17 December 2009
Trucks belching emissions are obnoxious, but I don’t feel the same disgust when I see fluffy white contrails in the sky. Maybe I should.
Contrails are the artificial clouds formed by condensation of water and emissions from plane engines. New insights into their effects on climate were discussed during session A42A: Climate and Chemistry Impacts of Aviation and Aerospace Emissions I. Contrails form in ice supersaturation regions in the sky, where the relative humidity is over 100 percent. Their presence changes the sky’s radiative forcing, the energy balance between incoming and outgoing radiation, measured in Watts per square meter. Positive forcing warms the system, while a negative numbers tends to cool it.
Dr. David W Fahey, of NOAA’s Earth Systems Research Laboratory, introduced the session by highlighting the holes remaining in our understanding of contrail’s climate impact. Airplane engine emissions and combustion products react with the local atmosphere, causing changes to the local atmosphere’s radiative forcing. These contrails last between six and eight hours before dissipating into clouds.
In 2005, aviation represented 3.5 percent of anthropogenic radiative forcing, up to 4.9 percent if you include cloudiness caused by the contrails. Future contrail impacts could be two to three times higher by 2050, a 20 percent increase per decade.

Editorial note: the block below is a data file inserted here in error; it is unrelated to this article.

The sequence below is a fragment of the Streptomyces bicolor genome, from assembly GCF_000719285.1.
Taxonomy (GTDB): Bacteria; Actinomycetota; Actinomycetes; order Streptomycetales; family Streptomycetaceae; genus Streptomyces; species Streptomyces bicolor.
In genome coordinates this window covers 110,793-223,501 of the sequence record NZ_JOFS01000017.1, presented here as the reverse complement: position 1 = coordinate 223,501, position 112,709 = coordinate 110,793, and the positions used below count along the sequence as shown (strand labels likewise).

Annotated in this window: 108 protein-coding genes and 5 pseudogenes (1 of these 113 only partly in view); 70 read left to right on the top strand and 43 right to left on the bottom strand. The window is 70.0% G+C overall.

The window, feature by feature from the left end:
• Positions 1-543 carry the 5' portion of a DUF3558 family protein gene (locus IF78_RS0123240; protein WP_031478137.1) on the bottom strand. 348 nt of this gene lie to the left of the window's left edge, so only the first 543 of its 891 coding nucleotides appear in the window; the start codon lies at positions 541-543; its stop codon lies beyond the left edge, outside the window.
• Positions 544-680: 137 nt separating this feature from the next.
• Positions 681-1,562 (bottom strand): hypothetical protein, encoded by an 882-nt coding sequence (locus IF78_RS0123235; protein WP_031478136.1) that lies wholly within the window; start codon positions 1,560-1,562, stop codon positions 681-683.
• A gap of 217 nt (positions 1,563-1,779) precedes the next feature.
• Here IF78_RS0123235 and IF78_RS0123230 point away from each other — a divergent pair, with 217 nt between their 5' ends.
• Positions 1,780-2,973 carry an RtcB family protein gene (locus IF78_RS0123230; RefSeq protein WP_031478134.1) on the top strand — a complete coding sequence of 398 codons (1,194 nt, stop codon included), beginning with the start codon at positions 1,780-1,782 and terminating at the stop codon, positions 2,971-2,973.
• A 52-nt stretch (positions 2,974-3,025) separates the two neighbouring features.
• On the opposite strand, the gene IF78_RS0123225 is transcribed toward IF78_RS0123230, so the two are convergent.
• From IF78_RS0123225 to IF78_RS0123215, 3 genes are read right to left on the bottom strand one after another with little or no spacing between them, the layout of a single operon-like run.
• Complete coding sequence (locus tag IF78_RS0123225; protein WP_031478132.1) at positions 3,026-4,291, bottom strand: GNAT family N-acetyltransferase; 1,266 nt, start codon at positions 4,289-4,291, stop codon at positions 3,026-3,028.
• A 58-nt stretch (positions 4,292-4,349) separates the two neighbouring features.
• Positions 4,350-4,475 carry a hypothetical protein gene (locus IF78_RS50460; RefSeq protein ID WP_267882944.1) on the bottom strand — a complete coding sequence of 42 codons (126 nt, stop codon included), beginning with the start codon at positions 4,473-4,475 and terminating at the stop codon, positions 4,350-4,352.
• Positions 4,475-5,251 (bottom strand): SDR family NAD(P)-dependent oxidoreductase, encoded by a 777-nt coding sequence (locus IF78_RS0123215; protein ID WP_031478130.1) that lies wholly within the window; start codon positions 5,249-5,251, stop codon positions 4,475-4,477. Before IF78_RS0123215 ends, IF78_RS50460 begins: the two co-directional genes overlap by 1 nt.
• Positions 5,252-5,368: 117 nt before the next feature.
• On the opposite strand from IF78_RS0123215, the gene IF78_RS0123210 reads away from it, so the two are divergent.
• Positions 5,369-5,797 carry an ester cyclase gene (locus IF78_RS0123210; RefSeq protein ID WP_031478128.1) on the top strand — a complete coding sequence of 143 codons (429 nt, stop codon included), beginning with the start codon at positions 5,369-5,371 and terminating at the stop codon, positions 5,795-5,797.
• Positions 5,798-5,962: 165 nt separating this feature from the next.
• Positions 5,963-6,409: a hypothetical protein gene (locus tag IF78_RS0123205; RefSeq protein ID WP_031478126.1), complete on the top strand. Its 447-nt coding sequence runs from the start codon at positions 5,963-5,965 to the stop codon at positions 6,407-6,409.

Global models show that contrails can create up to 10 percent of total cloud cover in Europe, comparable to natural cirrus cloud coverage, says Ulrike Burkhardt, from the DLR Institute for Atmospheric Physics in Germany. Natural coverage reacts to the extra humidity by reducing their radiative forcing up to two percent in these high traffic areas.
Preliminary model data from Marc Jacobson of Stanford University indicates a temperature increase between .03 and .06 K in the next decade due airplane emissions. This means that aircraft emissions could be responsible for up to 8 percent of surface warming and 14-20 percent of Arctic warming each decade.
There are still several holes in the investigation of contrail effects on climate, but I will never look at them the same again.
–Jennifer Welsh, UC Santa Cruz Science Communications Graduate Student